Interview with Carsten Maschmeyer: "Fewer startup births and more deaths"

Interest rates, inflation, the risk of recession: The crisis is not going away for startups either, says Carsten Maschmeyer.

Interview with Carsten Maschmeyer: "Fewer startup births and more deaths"

Interest rates, inflation, the risk of recession: The crisis is not going away for startups either, says Carsten Maschmeyer. The air is getting thinner for many young companies. It is now particularly important to become profitable, the investor said in an interview with Rising interest rates, high inflation, weak economy, falling share prices, geopolitical tensions. That's not a good environment for startups, is it?

Carsten Maschmeyer: Yes, the challenges are great! Financing costs have increased. More and more of the big companies are only investing their money in young companies that are already profitable - especially since they themselves are suffering from inflation. Because some of their customers are holding back, and workers are increasingly demanding higher wages to compensate for inflation. In addition, there are hardly any exits, i.e. investors or founders getting out and selling their shares, or IPOs. This is particularly felt by those startups whose business model is aimed at private end users. But this crisis has also left its mark on start-ups that have their sights set on corporate customers. Companies pay close attention to their costs and think twice about using the services of a startup now or later. Nevertheless, in every crisis there is also an opportunity. Many entrepreneurs have fought their way out of crises with new ideas. For example, Microsoft, SAP and Apple emerged from the oil crisis in the 1970s.

For years, money was literally thrown after tech startups in particular. Is the startup ecosystem currently experiencing a turning point?

That certainly applies to would-be founders with questionable business ideas. You don't get any money for the start-up and you can't even get started. And start-ups that are already on the market but have loss-making business models that only focus on expansion and where profitability is not within reach hardly ever get follow-up financing. So there are fewer startup births and more deaths.

You are involved in more than 140 startups. Do you have to go to crisis meetings more often now?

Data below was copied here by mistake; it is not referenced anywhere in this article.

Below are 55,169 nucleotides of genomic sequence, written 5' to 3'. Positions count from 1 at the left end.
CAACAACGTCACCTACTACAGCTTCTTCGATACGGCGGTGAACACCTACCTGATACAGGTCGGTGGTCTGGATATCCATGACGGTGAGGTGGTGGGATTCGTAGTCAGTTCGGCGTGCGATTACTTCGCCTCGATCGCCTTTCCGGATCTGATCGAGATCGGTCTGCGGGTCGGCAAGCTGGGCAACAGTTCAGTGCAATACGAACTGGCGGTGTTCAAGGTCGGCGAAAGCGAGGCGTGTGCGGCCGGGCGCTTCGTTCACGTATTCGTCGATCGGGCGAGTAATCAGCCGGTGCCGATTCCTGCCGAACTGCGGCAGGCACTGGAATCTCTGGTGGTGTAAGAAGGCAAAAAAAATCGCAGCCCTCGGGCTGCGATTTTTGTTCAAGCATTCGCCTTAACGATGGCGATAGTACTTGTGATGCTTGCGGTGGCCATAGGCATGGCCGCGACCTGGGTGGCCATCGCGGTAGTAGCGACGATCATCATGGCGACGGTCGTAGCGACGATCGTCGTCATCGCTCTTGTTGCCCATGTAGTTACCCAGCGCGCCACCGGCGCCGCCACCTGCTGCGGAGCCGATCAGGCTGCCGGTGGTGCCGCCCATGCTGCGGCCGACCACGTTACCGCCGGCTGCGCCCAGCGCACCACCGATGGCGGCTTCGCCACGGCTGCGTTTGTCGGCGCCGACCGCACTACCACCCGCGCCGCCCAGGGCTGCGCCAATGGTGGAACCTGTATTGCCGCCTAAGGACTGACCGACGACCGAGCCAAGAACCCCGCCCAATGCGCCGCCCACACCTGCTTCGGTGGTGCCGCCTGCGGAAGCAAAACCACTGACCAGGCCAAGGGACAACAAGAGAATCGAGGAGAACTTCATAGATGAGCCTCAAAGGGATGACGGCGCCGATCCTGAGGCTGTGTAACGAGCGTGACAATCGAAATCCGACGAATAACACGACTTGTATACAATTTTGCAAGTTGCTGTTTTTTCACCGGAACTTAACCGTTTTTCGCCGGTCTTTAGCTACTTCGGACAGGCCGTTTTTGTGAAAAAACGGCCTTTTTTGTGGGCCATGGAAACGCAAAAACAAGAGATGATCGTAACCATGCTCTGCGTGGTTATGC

That is very limited. Essentially, the Maschmeyer Group with its funds MGV, seed

What is your advice to the founders of the companies in which you have a stake?

It is now especially important to reduce expenses and become profitable. So: No more nice-to-have projects. Now it's all about the must-haves! Business relationships that don't pay off must be ended. Instead of expanding into new countries with high start-up losses, those markets in which one is already active must be penetrated more deeply. As investors, we raise awareness of this and give tips on how this can be implemented.

There is increasing pressure on startups to become profitable faster and get their costs under control. Are you also increasing this pressure?

Printing is not my working style at all. I would like to provide assistance on the way to becoming profitable - and convey the insight of how important this is. One advantage is that the Maschmeyer Group is invested in many start-ups and we initiate an intensive exchange with each other so that founders can get help from more experienced colleagues who have already experienced the situation. And as a founder and entrepreneur, I have experienced and survived a number of crises myself. My founders can benefit from this experience.

The environment has become tougher not only for start-ups, traditional companies are also in trouble. Galeria Karstadt Kaufhof has filed for bankruptcy. Do department stores have a future at all?

I can't judge that well enough. What is clear, however, is that owner René Benko wanted to grab the prime pieces like Berlin's KaDeWe or resell them at high prices. Galeria Karstadt Kaufhof has received state aid of almost 700 million euros in an irresponsible way. In contrast to Lufthansa, the group has not yet repaid them. With the leverage of insolvency under self-administration, the aim is to get even more money, but still lay people off and sell branches. That's almost blackmail, and the overall behavior is reminiscent of locust capitalism.

Jan ganger spoke to Carsten Maschmeyer